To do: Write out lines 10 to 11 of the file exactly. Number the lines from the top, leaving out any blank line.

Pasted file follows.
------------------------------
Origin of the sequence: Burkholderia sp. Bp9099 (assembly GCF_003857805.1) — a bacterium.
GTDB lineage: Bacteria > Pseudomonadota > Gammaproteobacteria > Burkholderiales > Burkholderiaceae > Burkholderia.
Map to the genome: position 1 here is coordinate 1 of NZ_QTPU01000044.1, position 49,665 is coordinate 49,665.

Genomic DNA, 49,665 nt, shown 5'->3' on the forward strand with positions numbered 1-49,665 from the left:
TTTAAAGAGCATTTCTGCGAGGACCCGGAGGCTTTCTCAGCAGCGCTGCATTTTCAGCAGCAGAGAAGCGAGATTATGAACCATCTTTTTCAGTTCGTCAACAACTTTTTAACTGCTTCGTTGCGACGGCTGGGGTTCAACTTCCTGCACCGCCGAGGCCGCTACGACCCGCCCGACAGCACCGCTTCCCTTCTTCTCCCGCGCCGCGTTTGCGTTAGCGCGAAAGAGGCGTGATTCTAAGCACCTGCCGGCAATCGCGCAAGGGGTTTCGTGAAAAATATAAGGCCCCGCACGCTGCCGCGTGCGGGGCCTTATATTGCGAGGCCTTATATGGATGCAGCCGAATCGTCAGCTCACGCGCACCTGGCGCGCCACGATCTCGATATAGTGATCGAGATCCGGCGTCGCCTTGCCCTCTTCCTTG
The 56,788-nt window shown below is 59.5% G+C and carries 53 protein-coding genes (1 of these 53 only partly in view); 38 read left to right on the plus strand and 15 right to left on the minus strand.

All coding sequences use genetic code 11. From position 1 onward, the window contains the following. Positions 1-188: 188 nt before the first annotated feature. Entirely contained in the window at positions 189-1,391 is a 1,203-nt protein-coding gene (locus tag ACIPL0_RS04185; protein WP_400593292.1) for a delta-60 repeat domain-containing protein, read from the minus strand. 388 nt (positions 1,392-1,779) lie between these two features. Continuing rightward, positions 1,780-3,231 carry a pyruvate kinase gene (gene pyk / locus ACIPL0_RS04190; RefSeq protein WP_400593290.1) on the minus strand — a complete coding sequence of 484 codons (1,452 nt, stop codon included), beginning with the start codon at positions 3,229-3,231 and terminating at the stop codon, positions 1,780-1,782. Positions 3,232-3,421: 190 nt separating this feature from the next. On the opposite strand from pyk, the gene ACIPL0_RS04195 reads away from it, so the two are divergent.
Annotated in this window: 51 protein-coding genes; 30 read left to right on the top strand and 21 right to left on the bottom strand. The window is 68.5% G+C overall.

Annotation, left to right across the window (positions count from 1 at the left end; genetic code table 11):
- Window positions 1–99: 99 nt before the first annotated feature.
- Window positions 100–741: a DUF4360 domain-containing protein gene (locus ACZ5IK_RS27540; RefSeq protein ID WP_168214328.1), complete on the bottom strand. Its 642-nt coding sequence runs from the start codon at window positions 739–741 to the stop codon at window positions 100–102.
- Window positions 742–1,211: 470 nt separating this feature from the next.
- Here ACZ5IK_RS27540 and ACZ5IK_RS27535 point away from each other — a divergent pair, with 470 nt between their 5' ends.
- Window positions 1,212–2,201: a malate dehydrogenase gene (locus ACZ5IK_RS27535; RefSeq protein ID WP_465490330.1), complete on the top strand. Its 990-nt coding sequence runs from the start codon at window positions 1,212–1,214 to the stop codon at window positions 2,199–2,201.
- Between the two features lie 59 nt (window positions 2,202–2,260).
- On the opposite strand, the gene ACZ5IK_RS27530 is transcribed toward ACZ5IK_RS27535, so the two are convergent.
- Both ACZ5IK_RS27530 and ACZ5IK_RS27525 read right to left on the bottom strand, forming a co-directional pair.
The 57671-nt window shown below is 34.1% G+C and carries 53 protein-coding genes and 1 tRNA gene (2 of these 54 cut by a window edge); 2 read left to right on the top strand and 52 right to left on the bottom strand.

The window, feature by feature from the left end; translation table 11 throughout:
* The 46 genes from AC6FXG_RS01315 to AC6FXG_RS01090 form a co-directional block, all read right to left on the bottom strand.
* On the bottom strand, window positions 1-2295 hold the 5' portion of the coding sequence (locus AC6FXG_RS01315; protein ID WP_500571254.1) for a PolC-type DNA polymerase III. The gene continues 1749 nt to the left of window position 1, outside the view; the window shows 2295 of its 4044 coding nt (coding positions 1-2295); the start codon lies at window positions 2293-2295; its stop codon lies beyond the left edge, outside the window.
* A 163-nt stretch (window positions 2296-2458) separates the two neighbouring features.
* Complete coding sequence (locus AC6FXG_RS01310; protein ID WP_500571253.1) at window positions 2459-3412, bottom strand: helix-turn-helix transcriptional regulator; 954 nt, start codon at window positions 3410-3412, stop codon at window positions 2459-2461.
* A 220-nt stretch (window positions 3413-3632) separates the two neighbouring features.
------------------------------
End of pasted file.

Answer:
- Window positions 1–99: 99 nt before the first annotated feature.
- Window positions 100–741: a DUF4360 domain-containing protein gene (locus ACZ5IK_RS27540; RefSeq protein ID WP_168214328.1), complete on the bottom strand. Its 642-nt coding sequence runs from the start codon at window positions 739–741 to the stop codon at window positions 100–102.